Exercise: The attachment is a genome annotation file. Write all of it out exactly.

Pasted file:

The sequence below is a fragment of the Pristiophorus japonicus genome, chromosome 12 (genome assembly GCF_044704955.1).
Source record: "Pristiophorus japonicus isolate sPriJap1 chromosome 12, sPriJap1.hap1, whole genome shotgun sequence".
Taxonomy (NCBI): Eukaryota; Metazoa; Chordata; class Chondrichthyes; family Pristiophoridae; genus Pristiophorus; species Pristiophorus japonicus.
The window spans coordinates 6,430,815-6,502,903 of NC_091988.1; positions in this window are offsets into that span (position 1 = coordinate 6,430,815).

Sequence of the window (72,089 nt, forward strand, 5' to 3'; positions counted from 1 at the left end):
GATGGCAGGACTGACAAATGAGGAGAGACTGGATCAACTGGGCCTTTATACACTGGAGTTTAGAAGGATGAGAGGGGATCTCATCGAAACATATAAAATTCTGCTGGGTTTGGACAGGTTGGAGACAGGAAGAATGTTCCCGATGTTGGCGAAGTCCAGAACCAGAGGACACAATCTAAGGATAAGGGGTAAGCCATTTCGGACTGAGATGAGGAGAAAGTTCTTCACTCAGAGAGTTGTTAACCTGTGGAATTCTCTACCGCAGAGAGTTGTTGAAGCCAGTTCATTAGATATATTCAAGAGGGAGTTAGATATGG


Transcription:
The sequence below is a fragment of the Pristiophorus japonicus genome, chromosome 12 (genome assembly GCF_044704955.1).
Source record: "Pristiophorus japonicus isolate sPriJap1 chromosome 12, sPriJap1.hap1, whole genome shotgun sequence".
Taxonomy (NCBI): Eukaryota; Metazoa; Chordata; class Chondrichthyes; family Pristiophoridae; genus Pristiophorus; species Pristiophorus japonicus.
The window spans coordinates 6,430,815-6,502,903 of NC_091988.1; positions in this window are offsets into that span (position 1 = coordinate 6,430,815).

Sequence of the window (72,089 nt, forward strand, 5' to 3'; positions counted from 1 at the left end):
GATGGCAGGACTGACAAATGAGGAGAGACTGGATCAACTGGGCCTTTATACACTGGAGTTTAGAAGGATGAGAGGGGATCTCATCGAAACATATAAAATTCTGCTGGGTTTGGACAGGTTGGAGACAGGAAGAATGTTCCCGATGTTGGCGAAGTCCAGAACCAGAGGACACAATCTAAGGATAAGGGGTAAGCCATTTCGGACTGAGATGAGGAGAAAGTTCTTCACTCAGAGAGTTGTTAACCTGTGGAATTCTCTACCGCAGAGAGTTGTTGAAGCCAGTTCATTAGATATATTCAAGAGGGAGTTAGATATGG